Obama praises Indonesia for religious tolerance

JAKARTA, Indonesia — U.S. President Barack Obama reminisced about the city where he spent years as a child as he sought to stress the importance of rebuilding America’s relationship with the Muslim world in a speech today in a Jakarta suburb.

With occasional snippets of Bahasa Indonesia, the national language, Obama draw frequent parallels between the United States and Indonesia throughout his 30-minute speech, citing both countries’ commitment to democracy, development and religious freedom.

And the president credited Indonesia with providing him with invaluable insights and experiences that have helped shape his life and his policies.

“My time here helped me appreciate the common humanity of all people,” he said, speaking to an elated crowd of students, dignitaries and old friends packed into an auditorium at the University of Indonesia in Depak, a southern suburb of Jakarta.

To laughter and applause, the president recalled hearing the cries from vendors selling sate and meatball soup in his old neighborhood.

“Enak, ya!” he said, in one of the morning’s best-received lines. “It’s delicious, eh!”

Throughout his brief visit to Indonesia — the world's most populous Muslim country — Obama has stressed the importance of religious tolerance and ties between the United States and Muslim world.

Previous American leaders have tarnished that relationship, he said, and this trip is another concrete step he has made toward bringing the West closer to Islam.

Indonesia is the second leg of Obama's 10-day, four-nation tour through Asia. Two previous trips to Indonesia this year had been canceled — the first in March because of the U.S. health care vote and the second in June because of the oil spill in the Gulf of Mexico.

Outside the university building, three elderly local men in prayer caps said that, while they understood little of the president’s speech, the fact that Obama greeted the crowd with the words “As salamu Alaykum” was enough to impress them.

“That really made me happy,” said 62-year-old Hambali, who was waiting on the main street leading to campus hoping for a glimpse of the president’s motorcade. “This neighborhood, like this city, is so proud to host him.”

Muhamad Guntur Romli, a local Muslim intellectual, said the vast majority of Jakartans were honored to host the first African-American U.S. president. Obama’s allusions in his speech to his fondness for Indonesian food and his recollections about a Jakarta that is long gone helped to further cement his reputation as a native son here, Romli said.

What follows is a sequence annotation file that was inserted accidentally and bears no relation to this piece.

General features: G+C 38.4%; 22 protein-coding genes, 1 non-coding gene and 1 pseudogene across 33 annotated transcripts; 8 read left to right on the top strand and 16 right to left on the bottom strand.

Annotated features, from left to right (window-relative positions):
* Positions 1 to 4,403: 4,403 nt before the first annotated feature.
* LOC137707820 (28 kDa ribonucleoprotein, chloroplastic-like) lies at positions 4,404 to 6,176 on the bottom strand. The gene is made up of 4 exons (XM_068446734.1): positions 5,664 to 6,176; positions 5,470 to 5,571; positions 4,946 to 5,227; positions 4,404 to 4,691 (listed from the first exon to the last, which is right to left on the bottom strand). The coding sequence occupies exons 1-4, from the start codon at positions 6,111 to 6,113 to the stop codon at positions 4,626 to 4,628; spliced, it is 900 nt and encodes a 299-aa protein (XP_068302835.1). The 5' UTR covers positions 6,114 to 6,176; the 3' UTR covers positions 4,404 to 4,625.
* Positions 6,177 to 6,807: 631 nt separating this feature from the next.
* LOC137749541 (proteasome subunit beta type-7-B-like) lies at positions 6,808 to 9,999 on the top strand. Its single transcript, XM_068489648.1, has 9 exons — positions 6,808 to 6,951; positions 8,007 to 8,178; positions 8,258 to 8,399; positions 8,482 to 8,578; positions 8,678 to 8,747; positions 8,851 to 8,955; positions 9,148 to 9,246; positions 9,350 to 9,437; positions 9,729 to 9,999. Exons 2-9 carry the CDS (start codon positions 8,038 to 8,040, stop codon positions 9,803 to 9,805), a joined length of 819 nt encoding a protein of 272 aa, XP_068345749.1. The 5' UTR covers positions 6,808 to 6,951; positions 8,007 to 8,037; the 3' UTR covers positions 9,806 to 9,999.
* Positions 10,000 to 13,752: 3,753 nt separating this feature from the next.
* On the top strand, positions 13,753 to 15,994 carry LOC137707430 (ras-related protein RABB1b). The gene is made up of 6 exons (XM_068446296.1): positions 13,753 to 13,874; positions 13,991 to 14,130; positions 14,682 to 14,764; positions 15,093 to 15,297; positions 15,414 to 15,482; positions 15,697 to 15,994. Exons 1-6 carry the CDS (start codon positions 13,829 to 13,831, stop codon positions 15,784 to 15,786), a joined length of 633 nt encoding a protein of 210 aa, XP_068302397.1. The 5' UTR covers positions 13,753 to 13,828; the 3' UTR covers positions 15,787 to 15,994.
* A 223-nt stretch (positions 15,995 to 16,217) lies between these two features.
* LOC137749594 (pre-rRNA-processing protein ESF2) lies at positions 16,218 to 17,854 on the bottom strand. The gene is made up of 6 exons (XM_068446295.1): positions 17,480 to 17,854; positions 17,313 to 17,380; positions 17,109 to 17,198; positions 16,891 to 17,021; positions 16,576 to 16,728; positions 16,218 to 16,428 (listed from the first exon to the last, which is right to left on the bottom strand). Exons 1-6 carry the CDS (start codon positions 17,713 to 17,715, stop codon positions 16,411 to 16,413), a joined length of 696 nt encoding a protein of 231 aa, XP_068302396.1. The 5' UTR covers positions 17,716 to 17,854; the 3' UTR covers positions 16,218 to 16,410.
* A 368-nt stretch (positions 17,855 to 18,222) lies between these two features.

“This isn’t like welcoming the United States president, it’s like welcoming home an old friend — even a member of our family,” Romli said.

Watch how Obama's old friends remember the future president:

In turn, Obama lavished praise on Indonesia, saying that this country has made great strides toward combating corruption and fighting radical Islamic terrorism. Like any former colonial nation, including the United States, Indonesia’s not perfect, he said, but the country has come a long way from the days when it was ruled by the “iron fist” of a dictatorship.

On the streets leading to the university, several hundred protesters made the most of their freedom to make their opinions heard.

Most visible were several dozen members of Hizb ut Tahrir, a fringe group that advocates for the establishment of an Islamic caliphate.

Waving black banners emblazoned with anti-Obama messages written in Arabic, the protesters chanted “Allahu Akhbar,” or “God is great,” as police in full riot gear watched the crowd and kept it from moving within sight of the road and Obama’s motorcade.

“Obama is the president of an imperialist state that kills Muslims all over the world and robs Muslim resources,” said Farid, one of the group’s local leaders.

Prior to his long-awaited speech, Obama spent the morning touring Istiqlal mosque, which sits opposite a cathedral close to central Jakarta’s towering national monument. The trip to the mosque was symbolic said Noorhaidi Hasan, a lecturer in Islam and politics at Sunan Kalijaga Islamic University in Jakarta. That symbolism resonated with most people in Jakarta, he said.

In a city that has seen more than its fair share of religious violence — last July two hotels here were bombed by a group linked to Al Qaeda, and seven people were killed — Obama’s visit was also seen as a sign that Indonesia has become safer for business and tourists.

“This shows the world that our country is stable,” said Heru Jakarim, a law student at Jakarta’s Universitas Swasta Indonesia. “There are demonstrations, but they are completely peaceful. And the police have been well-behaved, too.”

Inside the grounds of the University of Indonesia, crowds of students wearing traditional Indonesian batik shirts chattered excitedly about the speech they had been fortunate enough to be invited to.

“I remember he said ‘Prosperity without freedom is just another form of poverty,’ said 18-year-old Santi, who studies international relations at the university. “I really liked that. I tweeted it, actually.”

Clutching the paper invitations they had shown up at dawn to collect, Santi and her two friends laughed when they were asked what they planned to do with the documents.

“I’m just going to wave it at my friends and say ‘yeaahhh!’” Santi said. “I feel so proud today to be a student at this university.”